Jordan Wilimovsky (USA) wins men's 10km and is the first swimmer qualified for Rio 2016

Kazan 2015 - OW

USA's Jordan Wilimovsky won the men's 10km to become the first swimmer to qualify for the 2016 Rio Olympic Games at the Kazanka River venue beating 69 other competitors to the finish line. The 21 year old swimmer from Santa Monica, California finished 12.1 seconds ahead of Ferry Weertman of the Netherlands. The top ten swimmers qualified for the next Olympic Games including Greece's Spyridon Gianniotis who will be going to his fifth Games. 

At the final red buoy, Wilimovsky was firmly in the lead but he appeared to take a line towards the turn buoys as if he was taking another lap, rather than aiming for the straighter line to the finish. After leading his challengers slightly off course, the American quickly realised his mistake and immediately got back on track.
 



A total of 70 athletes from 43 different countries races for a ticket to Rio de Janeiro and a spot on the starting dock at the next Olympic Marathon. Race conditions were picture perfect in 20.1 degree water with only a gentle breeze.

Wilimovsky (USA) took over the lead from Hungary’s Gergely Gyurta (the first at the 2.5km and 5km turns) at approximately the 6km mark and was the leader at the 7.5km turn. The American college student is taking a year off from Northwestern University to train for the Olympics. He placed third in the 1500m freestyle at the 2014 Phillips 66 USA National championships and will likely enter the 1500m event at the 2016 US Olympic Trials next June aiming to qualify for a spot on the USA pool team competing in Rio. He earned a silver medal in the 7.5km race at the 2012 FINA World Junior Open Water Championships in Welland, Canada. He is the second swimmer from the USA to have won this event following Chip Peterson who claimed gold at the 2005 FINA World Championships in Montreal.


Jordan Wilimovsky (USA) at the end of his effort - Photo credit: Giorgio Scala/Deepbluemedia


Weertman began his open water career with a bronze in the 5km at the European youth championships in 2011. Two years ago he finished sixth in the 10km in Barcelona and was the European champion in Berlin last summer. Weertman becomes the first medallist from Netherlands in the men's 10km at the FINA World Championships. Maarten van der Weijden (NED) won the first Olympic gold in the 10km at the Beijing Olympic Games and also won the men's 25km and bronze in the men's 5km in 2008.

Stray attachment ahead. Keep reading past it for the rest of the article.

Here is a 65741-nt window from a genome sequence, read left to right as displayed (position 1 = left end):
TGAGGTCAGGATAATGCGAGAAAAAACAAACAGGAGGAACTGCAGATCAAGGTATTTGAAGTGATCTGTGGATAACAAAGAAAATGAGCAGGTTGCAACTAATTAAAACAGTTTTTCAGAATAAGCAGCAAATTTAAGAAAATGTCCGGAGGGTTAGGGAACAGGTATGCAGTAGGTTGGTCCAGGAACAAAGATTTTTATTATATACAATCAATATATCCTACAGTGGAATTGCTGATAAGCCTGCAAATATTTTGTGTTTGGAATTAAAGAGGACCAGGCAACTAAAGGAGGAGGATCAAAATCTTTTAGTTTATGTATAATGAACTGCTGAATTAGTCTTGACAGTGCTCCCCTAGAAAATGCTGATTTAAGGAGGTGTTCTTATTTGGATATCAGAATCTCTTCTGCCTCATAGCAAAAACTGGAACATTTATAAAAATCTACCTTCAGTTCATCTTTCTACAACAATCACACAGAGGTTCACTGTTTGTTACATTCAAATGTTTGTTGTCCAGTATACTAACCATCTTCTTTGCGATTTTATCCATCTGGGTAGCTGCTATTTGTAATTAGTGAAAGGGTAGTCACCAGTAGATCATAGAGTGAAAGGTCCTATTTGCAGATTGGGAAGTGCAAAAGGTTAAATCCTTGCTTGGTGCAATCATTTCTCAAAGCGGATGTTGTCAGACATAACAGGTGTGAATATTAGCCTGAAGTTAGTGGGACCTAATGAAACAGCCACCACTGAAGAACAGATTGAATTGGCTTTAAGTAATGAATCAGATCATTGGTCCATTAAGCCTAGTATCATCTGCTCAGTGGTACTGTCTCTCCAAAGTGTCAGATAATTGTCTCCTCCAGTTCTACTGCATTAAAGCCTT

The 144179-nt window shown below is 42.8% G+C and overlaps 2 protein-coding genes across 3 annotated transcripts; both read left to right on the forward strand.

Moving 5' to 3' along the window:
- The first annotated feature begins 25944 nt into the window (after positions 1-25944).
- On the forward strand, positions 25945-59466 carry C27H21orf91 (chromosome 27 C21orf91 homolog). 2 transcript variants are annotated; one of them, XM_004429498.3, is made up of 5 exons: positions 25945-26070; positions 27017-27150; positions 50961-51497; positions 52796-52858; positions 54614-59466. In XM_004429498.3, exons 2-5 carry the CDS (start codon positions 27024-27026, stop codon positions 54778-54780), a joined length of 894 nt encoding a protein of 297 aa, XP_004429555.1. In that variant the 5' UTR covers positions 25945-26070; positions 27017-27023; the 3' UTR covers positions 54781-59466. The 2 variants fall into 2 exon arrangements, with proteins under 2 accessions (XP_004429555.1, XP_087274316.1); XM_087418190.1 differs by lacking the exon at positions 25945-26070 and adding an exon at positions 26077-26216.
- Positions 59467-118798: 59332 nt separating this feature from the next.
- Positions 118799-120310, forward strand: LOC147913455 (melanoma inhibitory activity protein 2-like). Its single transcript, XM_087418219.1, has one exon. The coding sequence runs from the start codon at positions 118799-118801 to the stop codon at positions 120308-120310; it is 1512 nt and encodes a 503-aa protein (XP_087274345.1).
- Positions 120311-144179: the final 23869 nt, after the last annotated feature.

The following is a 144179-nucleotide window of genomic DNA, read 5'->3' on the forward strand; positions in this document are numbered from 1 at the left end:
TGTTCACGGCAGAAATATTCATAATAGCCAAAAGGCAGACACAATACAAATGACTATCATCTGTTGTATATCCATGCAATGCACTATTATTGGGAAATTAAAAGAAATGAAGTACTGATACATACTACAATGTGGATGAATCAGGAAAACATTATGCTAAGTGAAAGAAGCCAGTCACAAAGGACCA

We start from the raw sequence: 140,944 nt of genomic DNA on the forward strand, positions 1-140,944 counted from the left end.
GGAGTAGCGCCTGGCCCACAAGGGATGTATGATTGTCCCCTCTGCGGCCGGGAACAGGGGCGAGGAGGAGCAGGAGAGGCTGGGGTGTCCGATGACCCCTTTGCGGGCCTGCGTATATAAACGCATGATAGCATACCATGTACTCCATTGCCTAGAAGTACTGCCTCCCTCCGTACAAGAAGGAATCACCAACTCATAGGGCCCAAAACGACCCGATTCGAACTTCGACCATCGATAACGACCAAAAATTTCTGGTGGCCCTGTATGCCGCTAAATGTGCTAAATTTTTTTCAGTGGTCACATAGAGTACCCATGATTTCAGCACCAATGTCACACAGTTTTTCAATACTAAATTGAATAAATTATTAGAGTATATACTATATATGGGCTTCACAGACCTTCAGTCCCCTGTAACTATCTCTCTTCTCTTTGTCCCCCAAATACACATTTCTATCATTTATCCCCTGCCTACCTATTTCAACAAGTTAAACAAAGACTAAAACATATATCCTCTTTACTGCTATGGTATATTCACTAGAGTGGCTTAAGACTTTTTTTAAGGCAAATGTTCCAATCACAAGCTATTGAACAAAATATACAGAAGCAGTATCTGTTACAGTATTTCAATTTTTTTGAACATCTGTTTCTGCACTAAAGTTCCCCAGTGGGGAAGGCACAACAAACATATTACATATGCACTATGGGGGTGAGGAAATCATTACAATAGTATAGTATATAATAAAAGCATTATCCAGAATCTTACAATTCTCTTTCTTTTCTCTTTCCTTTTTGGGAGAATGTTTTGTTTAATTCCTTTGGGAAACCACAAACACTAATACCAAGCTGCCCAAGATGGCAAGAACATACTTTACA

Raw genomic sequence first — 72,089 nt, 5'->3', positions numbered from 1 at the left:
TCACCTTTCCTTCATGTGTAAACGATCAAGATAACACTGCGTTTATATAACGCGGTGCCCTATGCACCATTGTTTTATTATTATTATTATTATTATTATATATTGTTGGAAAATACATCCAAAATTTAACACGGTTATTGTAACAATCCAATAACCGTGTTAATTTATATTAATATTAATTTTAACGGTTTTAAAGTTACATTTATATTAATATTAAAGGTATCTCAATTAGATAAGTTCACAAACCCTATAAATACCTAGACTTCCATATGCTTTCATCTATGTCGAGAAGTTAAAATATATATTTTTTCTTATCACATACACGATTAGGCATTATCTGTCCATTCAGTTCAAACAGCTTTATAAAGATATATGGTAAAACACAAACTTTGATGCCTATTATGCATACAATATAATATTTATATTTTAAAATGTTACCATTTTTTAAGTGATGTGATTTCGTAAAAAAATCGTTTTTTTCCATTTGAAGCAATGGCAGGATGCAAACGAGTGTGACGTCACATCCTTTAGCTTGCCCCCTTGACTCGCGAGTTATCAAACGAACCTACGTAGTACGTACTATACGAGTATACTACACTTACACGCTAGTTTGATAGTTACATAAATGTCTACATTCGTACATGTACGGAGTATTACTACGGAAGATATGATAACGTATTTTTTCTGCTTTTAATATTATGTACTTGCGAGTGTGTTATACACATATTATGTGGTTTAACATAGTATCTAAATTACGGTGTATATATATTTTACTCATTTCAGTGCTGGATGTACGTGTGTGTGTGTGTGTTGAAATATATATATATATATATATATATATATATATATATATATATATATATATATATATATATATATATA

Bronze medallist Gianniotis was in eighth place after the third lap, 7.1 seconds behind Wilimvsky, aiming for a top ten finish to secure Olympic qualification. The Greek swimmer won the 10km race at the 2011 World Championships in Shanghai and repeated in Barcelona. Perhaps hoping to become the first swimmer to claim a gold medal in three consecutive editions, he becomes the oldest medallist in men's 10km in the history of the world championships. Gianniotis at 35 is the oldest competitor in the race while 15 year old Ho Yin Kwan (HKG) is the youngest swimmer, and finished in 63rd place.

Gianniotis's three career medals in the 10km are ranked behind only Vladimir Dyaychin (6) of Russia and Germany's Thomas Lurz (8). Surprisingly no Russian or German swimmers qualified for the Olympic 10km from today's race.

Today's 10km race included the reigning Olympic champion Oussama Mellouli (TUN) who finished in a disappointing 23rd place. The 2014 FINA 10km Marathon Swimming World Cup winner Allan do Carmo from Brazil finished ninth and the current World Cup leader Jack Burnell (GBR) finished fifth, both earning a trip to the next Olympic Games.

OFFICIAL RESULTS OF TOP 10 OLYMPIC QUALIFIERS
1:49.48.2 Jordan Wilimovsky, USA
+12.1  Ferry Wertman, NED